Pitt recovers in the second half to secure a 38-31 win against West Virginia

Pitt survived a soft-run defense, a slowly developing ground game of his own, and six lead changes, but in the 105th Backyard Brawl at Acrisure Stadium on Thursday night, Pitt beat West Virginia. We beat them 38-31.

A crowd of 70,622 — an all-time record for a Pittsburgh sporting event of any kind — watched Pitt’s defense collapse before providing the deciding points in the fourth quarter.

The Panthers trailed 31-24 for about seven minutes into the final quarter before leveling the game with quarterback Kedon Slovis hitting running back Izzy Avanikanda for a 24-yard touchdown with 3:41 remaining.

Arikippa alumni MJ Devonshire then secured a pass, deflected it from the hands of WVU wide receiver Bryce Ford Wheaton, and passed it 56 yards for the tiebreaker touchdown with 2:58 remaining. This was his second late clutch interception of Pitt’s career for Devonshire. He picked a pass in overtime to help Pitt beat North Carolina last season.

Pitt struggled to generate a run game until Rodney Hammond Jr. was replaced by starter Avanicanda. Avanikanda had 15 yards on eight carries before re-entering to trigger the rally. Hammond scored his two goals for a total of 74 yards on 16 tries.

Slovis threw for 308 yards and struck out on 16 of 24 attempts. yard.

With the score tied at 24-24 in the fourth quarter, the Panthers allowed runs of 39 yards by Donaldson and 23 yards by Mattis before quarterback J.T. rice field.

Daniels completed 24 of 39 passes for 241 yards and two touchdowns.

After the score was tied 10–10 at half-time, Pitt found themselves trailing, unable to gain control early in the second half.

After a three-and-out that included a Slovis sack, Donaldson blocked freshman Sam Vander Haar’s punt, which Hershey McLaughlin returned 14 yards back to the 5-yard line. Donaldson ended the drive on the next play, giving WVU a 17–10 lead less than two minutes into the second half.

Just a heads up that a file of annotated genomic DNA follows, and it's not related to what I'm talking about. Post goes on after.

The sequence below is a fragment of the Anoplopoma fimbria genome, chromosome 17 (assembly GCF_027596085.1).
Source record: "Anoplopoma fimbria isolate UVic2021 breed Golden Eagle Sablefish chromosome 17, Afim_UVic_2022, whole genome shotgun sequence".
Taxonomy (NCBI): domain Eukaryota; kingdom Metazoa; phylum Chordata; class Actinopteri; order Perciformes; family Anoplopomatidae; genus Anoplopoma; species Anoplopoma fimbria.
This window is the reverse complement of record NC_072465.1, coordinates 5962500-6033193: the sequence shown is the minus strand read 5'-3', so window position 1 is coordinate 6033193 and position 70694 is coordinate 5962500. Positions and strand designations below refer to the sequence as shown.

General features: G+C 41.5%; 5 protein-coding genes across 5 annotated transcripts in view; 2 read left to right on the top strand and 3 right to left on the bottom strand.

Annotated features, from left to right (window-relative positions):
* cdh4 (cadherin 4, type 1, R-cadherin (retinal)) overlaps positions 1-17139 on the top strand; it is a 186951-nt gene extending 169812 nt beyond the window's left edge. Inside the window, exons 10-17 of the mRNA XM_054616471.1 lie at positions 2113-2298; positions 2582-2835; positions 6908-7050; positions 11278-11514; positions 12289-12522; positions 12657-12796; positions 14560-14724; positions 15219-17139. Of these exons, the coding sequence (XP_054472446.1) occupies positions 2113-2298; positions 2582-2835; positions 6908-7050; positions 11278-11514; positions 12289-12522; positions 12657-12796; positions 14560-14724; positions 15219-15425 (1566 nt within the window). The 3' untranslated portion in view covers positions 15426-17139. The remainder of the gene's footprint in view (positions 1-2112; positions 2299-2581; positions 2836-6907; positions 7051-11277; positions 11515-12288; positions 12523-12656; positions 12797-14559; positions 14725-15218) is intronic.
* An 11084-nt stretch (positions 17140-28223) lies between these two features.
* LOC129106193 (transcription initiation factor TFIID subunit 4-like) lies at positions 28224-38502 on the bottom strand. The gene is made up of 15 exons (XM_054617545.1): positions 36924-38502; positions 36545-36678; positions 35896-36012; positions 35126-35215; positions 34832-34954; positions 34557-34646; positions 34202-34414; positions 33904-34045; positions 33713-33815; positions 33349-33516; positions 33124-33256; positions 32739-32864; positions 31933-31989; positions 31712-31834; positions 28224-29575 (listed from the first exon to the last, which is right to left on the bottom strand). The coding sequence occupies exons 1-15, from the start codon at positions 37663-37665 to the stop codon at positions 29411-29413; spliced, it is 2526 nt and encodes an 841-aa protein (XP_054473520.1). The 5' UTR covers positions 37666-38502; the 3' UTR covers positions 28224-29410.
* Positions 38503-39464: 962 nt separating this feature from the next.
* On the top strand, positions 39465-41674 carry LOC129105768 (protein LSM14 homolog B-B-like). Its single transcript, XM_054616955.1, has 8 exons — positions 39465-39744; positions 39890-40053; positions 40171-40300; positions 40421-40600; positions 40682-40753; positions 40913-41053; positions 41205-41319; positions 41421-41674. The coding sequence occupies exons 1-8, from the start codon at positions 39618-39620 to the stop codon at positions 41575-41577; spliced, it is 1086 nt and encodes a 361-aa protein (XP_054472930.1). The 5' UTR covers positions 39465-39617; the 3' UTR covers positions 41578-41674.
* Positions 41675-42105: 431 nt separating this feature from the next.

After Slovis connected with Jared Wayne on a 64-yard pass-and-run, Pitt countered with a 1-yard dive into fullback Daniel Carter’s end zone.

Hammond next made a big gain in the air, catching a short flip from Slovis and sprinting from 49 to 11 yards. On the next play, Hammond dragged West Virginia and Pitt players into the end zone to take a 24–17 pit lead at three. :42 remain in Q3.

However, nothing was easy for Pitt throughout the game, and the Mountaineers tied the score on Daniels’ 16-yard touchdown pass to Ford Wheaton on the first play of the fourth quarter.

West Virginia scored the first touchdown of the game, but Pitt’s ground game couldn’t find the rhythm it needed.

After Donaldson ran 44 yards to the pitt 10-yard line, Daniels gave the score to Ford-Wheaton with 12:45 left in the second quarter.

The touchdown eliminated Pitt’s 3–0 lead created by a 42-yard field goal by the sophomore Bensoles with 37 seconds left in the first quarter.

The drive started with Panthers 3.

The field goal was Soles’ first attempt in his college career after winning the job from incumbent Sam Scarton during training camp.

Pitt’s score was set almost exclusively by Slovis. Slovis completed all four 55-yard attempts and scrambled 14 yards during the drive.

A fumble exchange led to Pitt’s short-lived 10-7 lead.

First, Panthers wide receiver Bub Means lost a fumble after a 14-yard reception. The ball was recovered by Mountaineers linebacker Lee Pogba at WVU 32.

Two plays later, pit-free safety Eric Hallett recovered wide receiver Kaden Plather’s fumble at the WVU 35-yard line. The ball was shoved off by cornerback Marquis Williams. Pitt needed six plays to lead on a Hammond-run four-yard.

West Virginia countered with a 13-play, 74-yard possession that ended with Casey Legg’s 24-yard field goal on the final play of the first half.

Jerry DiPaola is a staff writer for Tribune-Review. You can reach Jerry by email at [email protected] or on his Twitter. .

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